which corresponds best to its particular situation. The directive explicitly states that the …”
Directive confines itself to the minimum required in
order to achieve those objectives ”(ie the promotion of chp”)  and does not go
beyond what is necessary for that purpose.”

Deviations / Opt outs, and Derogations

Under Article 12 until the end of 2010 Member States may use an
alternative methodology to define cogeneration as high-efficiency
cogeneration without verifying that the cogeneration
production fulfils the criteria in Annex III if it is proved on
national level that the cogeneration production identified by
such an alternative calculation methodology on average fulfils
the criteria in Annex III.
 
However, specification of the quantity of electricity from cogeneration
produced in such a production, for issuing a guarantee of
origin and for statistical purposes, shall be determined in
accordance with Annex II.

The United Kingdom is one country where an alternative method is used to define the efficiency of CHP, namely the CHPQA scheme which is administered by the Department of Energy and Climate Change, DECC.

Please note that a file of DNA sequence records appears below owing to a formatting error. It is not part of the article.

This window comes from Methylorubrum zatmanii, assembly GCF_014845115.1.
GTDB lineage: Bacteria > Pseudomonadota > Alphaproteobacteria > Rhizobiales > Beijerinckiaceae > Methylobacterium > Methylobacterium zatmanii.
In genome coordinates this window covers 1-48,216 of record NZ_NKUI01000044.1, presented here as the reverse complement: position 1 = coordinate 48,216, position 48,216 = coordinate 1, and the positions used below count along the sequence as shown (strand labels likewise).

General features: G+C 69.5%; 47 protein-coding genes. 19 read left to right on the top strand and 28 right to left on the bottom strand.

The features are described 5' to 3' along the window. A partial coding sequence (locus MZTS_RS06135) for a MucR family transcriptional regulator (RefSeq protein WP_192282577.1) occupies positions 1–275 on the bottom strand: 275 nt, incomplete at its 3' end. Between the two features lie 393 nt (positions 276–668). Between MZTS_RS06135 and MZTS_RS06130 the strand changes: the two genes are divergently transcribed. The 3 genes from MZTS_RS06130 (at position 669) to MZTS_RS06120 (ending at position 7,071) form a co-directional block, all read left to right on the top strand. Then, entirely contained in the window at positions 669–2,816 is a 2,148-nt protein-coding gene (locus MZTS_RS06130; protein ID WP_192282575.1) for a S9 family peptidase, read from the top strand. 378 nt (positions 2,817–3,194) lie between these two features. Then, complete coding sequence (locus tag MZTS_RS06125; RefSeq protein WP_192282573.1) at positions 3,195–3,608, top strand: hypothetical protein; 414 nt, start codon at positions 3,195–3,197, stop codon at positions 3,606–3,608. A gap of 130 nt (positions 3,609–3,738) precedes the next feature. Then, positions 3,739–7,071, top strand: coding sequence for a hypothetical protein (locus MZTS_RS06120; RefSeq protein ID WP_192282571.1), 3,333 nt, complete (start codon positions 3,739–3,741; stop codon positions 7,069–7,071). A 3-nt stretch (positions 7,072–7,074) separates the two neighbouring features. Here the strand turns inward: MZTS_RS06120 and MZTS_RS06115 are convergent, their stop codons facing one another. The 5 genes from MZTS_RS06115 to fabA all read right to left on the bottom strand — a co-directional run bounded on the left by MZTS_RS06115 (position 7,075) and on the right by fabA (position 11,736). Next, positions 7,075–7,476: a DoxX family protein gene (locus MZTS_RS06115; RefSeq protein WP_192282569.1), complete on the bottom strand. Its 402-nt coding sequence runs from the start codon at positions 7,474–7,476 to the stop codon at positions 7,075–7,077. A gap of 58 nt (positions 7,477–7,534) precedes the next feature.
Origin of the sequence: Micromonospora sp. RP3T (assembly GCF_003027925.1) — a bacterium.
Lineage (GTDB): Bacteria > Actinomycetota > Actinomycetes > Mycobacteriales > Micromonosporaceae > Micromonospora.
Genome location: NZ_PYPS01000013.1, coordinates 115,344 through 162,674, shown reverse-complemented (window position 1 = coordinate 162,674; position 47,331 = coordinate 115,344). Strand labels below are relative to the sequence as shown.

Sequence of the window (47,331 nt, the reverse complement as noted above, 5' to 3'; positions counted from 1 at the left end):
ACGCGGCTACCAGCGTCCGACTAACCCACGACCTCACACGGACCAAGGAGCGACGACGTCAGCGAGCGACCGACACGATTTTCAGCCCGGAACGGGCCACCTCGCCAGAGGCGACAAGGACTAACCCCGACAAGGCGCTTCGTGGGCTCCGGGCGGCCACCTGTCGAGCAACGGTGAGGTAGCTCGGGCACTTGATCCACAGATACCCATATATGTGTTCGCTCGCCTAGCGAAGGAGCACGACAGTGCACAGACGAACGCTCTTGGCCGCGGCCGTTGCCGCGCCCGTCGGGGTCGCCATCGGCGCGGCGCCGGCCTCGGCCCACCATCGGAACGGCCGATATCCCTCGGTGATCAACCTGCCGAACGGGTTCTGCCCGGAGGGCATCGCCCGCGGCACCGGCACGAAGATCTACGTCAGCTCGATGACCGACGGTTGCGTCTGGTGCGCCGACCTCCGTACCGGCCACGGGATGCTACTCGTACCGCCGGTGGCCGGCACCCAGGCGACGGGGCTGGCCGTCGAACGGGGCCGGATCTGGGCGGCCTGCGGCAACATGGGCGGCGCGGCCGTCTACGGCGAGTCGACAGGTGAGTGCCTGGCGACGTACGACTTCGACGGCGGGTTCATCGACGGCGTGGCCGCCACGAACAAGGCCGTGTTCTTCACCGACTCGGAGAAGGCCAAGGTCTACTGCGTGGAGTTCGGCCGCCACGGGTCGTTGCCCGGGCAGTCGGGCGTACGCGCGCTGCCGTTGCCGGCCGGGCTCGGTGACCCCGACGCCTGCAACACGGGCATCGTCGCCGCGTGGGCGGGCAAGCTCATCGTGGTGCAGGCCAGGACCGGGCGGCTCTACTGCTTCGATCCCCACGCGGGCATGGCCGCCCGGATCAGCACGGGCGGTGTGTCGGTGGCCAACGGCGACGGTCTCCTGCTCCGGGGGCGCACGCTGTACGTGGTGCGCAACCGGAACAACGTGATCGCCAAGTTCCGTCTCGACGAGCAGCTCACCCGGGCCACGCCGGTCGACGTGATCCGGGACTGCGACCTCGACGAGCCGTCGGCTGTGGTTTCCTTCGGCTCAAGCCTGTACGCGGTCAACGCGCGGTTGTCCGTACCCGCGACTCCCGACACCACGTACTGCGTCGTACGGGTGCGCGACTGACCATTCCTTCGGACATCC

Technical Annexes

There are 4 Annexes summarised here briefly:

ANNEX I

Lists cogeneration technologies covered by the Directive

(a) Combined cycle gas turbine with heat recovery

(b) Steam backpressure turbine

(c) Steam condensing extraction turbine

(d) Gas turbine with heat recovery

(e) Internal combustion engine

(f) Microturbines

(g) Stirling engines

(h) Fuel cells

(i) Steam engines

(j) Organic Rankine cycles

(k) Any other type of technology or combination thereof falling under the definition laid down in Article 3(a)

ANNEX II
Deals with the calculation of electricity from cogeneration

For the calculation of electricity from cogeneration to be used for example in GO certificates and national reporting, the directive provides a methodology in Annex 2. What this means is that all electricity from specified types of high efficiency cogeneration (as defined above in Annex 1 summary) can all be considered to be derived from cogeneration.